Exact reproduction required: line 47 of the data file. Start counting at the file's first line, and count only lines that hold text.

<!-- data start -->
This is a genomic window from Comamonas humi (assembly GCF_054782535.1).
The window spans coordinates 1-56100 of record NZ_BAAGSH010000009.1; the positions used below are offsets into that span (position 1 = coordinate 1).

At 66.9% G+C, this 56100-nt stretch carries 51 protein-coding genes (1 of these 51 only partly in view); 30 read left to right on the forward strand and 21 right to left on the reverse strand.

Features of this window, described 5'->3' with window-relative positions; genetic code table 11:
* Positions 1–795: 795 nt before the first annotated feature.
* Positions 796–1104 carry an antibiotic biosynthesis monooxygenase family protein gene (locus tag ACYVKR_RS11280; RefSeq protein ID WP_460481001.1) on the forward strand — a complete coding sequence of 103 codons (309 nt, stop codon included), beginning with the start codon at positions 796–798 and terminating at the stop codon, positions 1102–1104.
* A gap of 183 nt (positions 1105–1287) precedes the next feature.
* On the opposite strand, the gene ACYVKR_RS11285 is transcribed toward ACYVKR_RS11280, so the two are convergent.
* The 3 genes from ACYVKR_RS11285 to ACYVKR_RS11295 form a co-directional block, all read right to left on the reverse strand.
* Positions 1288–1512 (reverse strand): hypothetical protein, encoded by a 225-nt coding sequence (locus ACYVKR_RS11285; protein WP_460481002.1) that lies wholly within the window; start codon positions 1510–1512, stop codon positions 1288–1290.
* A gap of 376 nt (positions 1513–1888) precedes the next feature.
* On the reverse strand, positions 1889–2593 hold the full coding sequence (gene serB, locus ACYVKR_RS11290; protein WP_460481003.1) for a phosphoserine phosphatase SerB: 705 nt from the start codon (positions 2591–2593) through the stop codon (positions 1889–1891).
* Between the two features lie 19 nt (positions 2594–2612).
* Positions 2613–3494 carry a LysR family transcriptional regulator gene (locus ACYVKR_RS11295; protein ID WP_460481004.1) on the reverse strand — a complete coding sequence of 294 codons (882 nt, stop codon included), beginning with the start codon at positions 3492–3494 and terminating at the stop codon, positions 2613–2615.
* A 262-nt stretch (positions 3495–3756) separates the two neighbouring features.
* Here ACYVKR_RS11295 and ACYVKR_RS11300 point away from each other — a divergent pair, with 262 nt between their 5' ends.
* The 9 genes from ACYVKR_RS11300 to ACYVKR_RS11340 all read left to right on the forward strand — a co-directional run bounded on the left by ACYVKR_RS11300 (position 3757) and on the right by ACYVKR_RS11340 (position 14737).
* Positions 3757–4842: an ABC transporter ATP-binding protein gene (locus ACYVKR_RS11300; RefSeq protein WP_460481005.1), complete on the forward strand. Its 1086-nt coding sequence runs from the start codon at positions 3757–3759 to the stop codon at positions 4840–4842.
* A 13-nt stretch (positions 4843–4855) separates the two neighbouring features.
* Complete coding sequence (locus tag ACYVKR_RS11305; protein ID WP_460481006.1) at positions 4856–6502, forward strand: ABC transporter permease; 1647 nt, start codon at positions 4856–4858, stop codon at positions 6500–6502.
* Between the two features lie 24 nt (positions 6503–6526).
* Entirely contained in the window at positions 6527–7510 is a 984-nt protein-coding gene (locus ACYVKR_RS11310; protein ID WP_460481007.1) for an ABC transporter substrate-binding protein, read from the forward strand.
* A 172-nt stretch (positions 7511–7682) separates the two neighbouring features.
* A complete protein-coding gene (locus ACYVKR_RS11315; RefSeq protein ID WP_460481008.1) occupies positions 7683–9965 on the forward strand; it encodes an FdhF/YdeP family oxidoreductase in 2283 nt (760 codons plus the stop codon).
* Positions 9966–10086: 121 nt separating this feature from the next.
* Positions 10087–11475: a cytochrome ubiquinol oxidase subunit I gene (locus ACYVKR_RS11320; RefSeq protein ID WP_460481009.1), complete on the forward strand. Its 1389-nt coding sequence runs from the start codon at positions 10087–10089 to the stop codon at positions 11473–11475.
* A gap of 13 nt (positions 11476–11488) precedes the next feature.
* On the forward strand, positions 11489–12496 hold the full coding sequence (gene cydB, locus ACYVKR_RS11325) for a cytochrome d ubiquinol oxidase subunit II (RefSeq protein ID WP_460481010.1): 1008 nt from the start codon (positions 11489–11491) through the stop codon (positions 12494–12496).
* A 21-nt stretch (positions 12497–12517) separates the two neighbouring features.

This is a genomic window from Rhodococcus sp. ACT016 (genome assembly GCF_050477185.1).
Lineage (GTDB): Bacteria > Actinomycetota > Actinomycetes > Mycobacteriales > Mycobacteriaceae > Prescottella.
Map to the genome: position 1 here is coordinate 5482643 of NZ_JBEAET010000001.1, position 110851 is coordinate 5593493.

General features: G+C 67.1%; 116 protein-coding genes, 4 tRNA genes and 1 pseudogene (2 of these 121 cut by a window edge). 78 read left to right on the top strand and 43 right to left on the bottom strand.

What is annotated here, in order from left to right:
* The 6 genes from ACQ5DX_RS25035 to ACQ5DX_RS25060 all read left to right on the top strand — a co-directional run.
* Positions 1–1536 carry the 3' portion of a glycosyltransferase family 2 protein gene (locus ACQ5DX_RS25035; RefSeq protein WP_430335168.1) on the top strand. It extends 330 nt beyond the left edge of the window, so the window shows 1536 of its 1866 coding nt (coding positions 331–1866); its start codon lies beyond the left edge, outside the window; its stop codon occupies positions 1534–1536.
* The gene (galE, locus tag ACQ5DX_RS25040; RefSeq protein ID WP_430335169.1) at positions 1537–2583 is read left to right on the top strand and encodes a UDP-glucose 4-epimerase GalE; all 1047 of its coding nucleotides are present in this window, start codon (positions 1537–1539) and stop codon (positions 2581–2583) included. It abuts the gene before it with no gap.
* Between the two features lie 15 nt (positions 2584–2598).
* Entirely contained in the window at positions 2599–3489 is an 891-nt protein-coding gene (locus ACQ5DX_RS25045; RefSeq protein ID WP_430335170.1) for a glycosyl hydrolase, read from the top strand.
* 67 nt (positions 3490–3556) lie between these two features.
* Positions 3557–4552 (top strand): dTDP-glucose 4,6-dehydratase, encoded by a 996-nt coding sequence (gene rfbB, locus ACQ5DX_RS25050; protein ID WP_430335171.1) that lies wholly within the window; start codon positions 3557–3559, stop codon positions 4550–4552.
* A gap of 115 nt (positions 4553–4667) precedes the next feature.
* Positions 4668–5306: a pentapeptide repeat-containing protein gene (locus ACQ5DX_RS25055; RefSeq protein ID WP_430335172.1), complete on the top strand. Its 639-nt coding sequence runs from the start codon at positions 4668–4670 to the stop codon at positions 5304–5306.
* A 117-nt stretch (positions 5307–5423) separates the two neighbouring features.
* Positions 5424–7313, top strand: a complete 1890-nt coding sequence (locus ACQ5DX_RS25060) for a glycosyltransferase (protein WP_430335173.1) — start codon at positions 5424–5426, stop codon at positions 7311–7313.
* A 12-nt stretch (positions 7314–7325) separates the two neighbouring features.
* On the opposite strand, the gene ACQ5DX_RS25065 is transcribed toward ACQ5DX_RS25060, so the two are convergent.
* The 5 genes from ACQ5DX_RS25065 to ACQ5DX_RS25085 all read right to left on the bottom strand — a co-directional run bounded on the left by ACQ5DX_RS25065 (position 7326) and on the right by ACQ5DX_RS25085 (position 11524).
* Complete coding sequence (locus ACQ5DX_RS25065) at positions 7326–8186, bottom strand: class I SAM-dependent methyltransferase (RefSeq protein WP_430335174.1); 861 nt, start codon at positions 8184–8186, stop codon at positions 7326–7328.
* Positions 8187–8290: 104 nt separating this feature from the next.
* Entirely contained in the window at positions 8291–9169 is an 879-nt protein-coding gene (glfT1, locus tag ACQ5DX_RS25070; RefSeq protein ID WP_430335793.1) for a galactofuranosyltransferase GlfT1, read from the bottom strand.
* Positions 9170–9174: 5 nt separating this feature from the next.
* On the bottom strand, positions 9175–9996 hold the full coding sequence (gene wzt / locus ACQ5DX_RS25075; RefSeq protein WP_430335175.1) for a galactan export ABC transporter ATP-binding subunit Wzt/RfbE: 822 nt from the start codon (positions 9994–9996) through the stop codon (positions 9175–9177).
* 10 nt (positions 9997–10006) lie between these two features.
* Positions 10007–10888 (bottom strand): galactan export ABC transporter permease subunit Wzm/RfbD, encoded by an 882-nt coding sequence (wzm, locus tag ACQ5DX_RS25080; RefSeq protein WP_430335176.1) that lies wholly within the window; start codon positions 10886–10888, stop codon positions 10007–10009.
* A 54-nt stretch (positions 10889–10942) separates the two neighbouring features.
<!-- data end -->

* On the opposite strand, the gene ACQ5DX_RS25065 is transcribed toward ACQ5DX_RS25060, so the two are convergent.